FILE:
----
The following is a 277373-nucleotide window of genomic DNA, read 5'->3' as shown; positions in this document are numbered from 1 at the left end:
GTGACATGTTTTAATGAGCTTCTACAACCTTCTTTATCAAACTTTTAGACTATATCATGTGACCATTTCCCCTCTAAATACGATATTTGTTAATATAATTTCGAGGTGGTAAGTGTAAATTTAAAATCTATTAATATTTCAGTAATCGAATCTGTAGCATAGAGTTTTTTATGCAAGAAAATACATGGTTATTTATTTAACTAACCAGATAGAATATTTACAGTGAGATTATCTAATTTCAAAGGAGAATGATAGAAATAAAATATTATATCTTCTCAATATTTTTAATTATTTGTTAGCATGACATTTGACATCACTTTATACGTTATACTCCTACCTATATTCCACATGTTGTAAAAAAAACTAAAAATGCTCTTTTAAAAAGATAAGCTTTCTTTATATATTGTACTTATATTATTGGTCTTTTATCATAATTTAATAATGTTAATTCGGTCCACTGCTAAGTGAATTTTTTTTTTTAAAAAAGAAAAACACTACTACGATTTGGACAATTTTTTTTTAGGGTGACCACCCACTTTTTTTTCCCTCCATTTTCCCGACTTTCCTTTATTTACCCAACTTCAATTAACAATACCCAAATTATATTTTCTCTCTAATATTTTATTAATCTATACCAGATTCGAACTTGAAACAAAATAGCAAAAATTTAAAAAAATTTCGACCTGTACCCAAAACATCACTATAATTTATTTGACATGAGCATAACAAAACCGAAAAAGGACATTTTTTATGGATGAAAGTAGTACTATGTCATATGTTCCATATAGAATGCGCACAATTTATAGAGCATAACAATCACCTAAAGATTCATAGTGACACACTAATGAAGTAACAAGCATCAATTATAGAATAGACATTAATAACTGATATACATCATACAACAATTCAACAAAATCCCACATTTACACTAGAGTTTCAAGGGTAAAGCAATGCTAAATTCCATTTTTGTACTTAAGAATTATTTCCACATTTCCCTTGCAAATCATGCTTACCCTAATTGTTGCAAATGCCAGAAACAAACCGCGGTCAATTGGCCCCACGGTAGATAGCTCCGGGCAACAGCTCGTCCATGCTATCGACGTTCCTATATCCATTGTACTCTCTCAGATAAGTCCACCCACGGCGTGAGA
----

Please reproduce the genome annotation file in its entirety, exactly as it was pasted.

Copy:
The following is a 277373-nucleotide window of genomic DNA, read 5'->3' as shown; positions in this document are numbered from 1 at the left end:
GTGACATGTTTTAATGAGCTTCTACAACCTTCTTTATCAAACTTTTAGACTATATCATGTGACCATTTCCCCTCTAAATACGATATTTGTTAATATAATTTCGAGGTGGTAAGTGTAAATTTAAAATCTATTAATATTTCAGTAATCGAATCTGTAGCATAGAGTTTTTTATGCAAGAAAATACATGGTTATTTATTTAACTAACCAGATAGAATATTTACAGTGAGATTATCTAATTTCAAAGGAGAATGATAGAAATAAAATATTATATCTTCTCAATATTTTTAATTATTTGTTAGCATGACATTTGACATCACTTTATACGTTATACTCCTACCTATATTCCACATGTTGTAAAAAAAACTAAAAATGCTCTTTTAAAAAGATAAGCTTTCTTTATATATTGTACTTATATTATTGGTCTTTTATCATAATTTAATAATGTTAATTCGGTCCACTGCTAAGTGAATTTTTTTTTTTAAAAAAGAAAAACACTACTACGATTTGGACAATTTTTTTTTAGGGTGACCACCCACTTTTTTTTCCCTCCATTTTCCCGACTTTCCTTTATTTACCCAACTTCAATTAACAATACCCAAATTATATTTTCTCTCTAATATTTTATTAATCTATACCAGATTCGAACTTGAAACAAAATAGCAAAAATTTAAAAAAATTTCGACCTGTACCCAAAACATCACTATAATTTATTTGACATGAGCATAACAAAACCGAAAAAGGACATTTTTTATGGATGAAAGTAGTACTATGTCATATGTTCCATATAGAATGCGCACAATTTATAGAGCATAACAATCACCTAAAGATTCATAGTGACACACTAATGAAGTAACAAGCATCAATTATAGAATAGACATTAATAACTGATATACATCATACAACAATTCAACAAAATCCCACATTTACACTAGAGTTTCAAGGGTAAAGCAATGCTAAATTCCATTTTTGTACTTAAGAATTATTTCCACATTTCCCTTGCAAATCATGCTTACCCTAATTGTTGCAAATGCCAGAAACAAACCGCGGTCAATTGGCCCCACGGTAGATAGCTCCGGGCAACAGCTCGTCCATGCTATCGACGTTCCTATATCCATTGTACTCTCTCAGATAAGTCCACCCACGGCGTGAGA